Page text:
July 8, 2007

Gardner Needed

This isn't a reference to my own garden, though I haven't weeded yet, and I need to before my wife gets home. No, this is a reference to a devotional that I just read from Spurgeon's devotional book called Morning and Evening. My sister gave me this book for Christmas I think, quite a while ago. It is a really nice hardback book that looks great on my shelf, but I hadn't gotten around to reading it yet. Well, about a month ago, I picked it up because I was really struggling with being in the Word on a daily basis, so I thought I would try a devotional for a while.

I have to say that it has been surprisingly good. I usually consider Spurgeon really stern and unyielding, but as I read these devotionals, I have found his material strongly flavored with mercy and grace. But not just any mercy and grace, I am talking about the kind of mercy and grace that can only come from one who realizes how much of a recipient of mercy and grace that they are.

Let me share with you a clip. This comes from the July 1st evening devotional. The scripture was Genesis 3:8 which says, "The voice of the Lord God walking in the garden in the cool of the day." Consider this bit of his thoughts to this verse, I won't share the whole thing with you, but here is a tidbit:

Come, therefore, O Lord, my God, my soul invites Thee earnestly, and waits for Thee eagerly. Come to me, O Jesus, my well-beloved, and plant fresh flowers in my garden, such as I see blooming in such perfection in Thy matchless character! Come, O my Father, who art the Husbandman, and deal with me in Thy tenderness and prudence! Come, O Holy Spirit, and bedew my whole nature, as the herbs are now moistened with the evening dews. O that God would speak to me. Speak, Lord, for Thy servant heareth! O that He would walk with me; I am ready to give up my whole heart and mind to Him, and every other thought is hushed. ... My Father, my elder Brother, my sweet Comforter, speak now in loving kindness, for Thou hast opened mine ear and I am not rebellious.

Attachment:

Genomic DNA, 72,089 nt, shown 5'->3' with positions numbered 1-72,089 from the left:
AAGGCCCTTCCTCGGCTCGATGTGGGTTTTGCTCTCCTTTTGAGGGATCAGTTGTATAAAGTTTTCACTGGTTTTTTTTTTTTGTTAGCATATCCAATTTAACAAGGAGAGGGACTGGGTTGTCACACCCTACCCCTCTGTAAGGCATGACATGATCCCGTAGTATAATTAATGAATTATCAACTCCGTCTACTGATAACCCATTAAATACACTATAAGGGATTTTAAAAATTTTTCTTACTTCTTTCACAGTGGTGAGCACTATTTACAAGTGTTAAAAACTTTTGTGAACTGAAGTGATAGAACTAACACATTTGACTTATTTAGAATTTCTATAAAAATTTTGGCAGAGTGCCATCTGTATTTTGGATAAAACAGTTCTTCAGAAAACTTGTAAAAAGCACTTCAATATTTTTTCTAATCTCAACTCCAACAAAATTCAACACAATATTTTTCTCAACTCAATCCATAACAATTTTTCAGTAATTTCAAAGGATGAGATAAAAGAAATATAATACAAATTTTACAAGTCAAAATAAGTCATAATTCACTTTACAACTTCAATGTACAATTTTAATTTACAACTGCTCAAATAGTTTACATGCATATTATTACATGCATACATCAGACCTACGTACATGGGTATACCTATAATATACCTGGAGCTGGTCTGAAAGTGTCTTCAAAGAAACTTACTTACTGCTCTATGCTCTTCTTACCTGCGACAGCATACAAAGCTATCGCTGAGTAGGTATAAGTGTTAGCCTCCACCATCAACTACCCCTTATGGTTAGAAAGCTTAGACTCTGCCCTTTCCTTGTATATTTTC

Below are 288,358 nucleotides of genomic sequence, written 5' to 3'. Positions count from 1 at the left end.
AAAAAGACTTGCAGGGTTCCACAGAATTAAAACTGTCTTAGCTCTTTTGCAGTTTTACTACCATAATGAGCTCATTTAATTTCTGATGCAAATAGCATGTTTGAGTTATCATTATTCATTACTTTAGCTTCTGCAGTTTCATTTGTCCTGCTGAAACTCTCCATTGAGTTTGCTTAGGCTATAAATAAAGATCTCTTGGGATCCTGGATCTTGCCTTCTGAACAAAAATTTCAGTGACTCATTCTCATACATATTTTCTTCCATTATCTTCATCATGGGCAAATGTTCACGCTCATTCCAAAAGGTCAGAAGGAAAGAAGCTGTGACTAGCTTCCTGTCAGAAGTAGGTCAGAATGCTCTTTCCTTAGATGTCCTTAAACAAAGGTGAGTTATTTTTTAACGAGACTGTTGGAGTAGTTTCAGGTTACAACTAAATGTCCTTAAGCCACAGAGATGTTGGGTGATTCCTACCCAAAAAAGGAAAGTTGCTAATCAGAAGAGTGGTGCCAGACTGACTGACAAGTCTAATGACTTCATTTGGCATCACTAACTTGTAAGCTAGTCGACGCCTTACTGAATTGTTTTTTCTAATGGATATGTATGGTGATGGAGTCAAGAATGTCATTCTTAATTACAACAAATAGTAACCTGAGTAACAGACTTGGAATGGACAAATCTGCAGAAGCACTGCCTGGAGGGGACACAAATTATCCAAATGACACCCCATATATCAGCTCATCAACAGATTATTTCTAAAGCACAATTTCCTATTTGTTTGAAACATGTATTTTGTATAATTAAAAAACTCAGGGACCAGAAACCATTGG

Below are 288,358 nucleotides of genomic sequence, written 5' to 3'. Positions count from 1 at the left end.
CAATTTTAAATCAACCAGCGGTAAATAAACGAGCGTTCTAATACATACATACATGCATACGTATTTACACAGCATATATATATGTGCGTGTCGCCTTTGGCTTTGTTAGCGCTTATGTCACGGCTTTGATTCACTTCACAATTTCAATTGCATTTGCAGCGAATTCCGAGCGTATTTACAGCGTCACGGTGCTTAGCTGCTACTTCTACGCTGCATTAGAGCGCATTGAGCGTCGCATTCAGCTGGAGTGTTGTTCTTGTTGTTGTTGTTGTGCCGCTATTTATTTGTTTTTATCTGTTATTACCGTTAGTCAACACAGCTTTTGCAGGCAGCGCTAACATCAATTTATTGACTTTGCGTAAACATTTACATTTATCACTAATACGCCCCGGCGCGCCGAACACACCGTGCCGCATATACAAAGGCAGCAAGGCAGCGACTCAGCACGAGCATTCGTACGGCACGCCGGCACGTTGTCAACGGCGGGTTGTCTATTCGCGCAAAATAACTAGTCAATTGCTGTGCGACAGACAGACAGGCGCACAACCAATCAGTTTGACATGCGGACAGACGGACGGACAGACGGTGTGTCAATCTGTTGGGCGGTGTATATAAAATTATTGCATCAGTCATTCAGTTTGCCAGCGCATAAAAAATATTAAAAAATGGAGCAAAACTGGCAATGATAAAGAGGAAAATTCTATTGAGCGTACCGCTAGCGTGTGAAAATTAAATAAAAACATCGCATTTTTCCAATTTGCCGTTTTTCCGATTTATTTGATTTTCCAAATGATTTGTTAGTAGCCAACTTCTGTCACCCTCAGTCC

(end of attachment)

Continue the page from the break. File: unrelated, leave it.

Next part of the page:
Oh, how I need to echo these words every morning! I prayed them again as I typed them and proof read them. I like that phrase, "... deal with me ..." I flinched a little when I said that; I thought, man is that going to hurt, but then Spurgeon comes back with "... in Thy tenderness and prudence." I need God to deal with me. Truly I do, but I always hope that He does it in tenderness.

I also love that last sentence, "My Father, my elder Brother, my sweet Comforter, speak now in loving kindness, for Thou has opened mine ear and I am not rebellious."

This has been my prayer this morning. I hope it may have been an encouragement to at least one who has stumbled upon this blog today.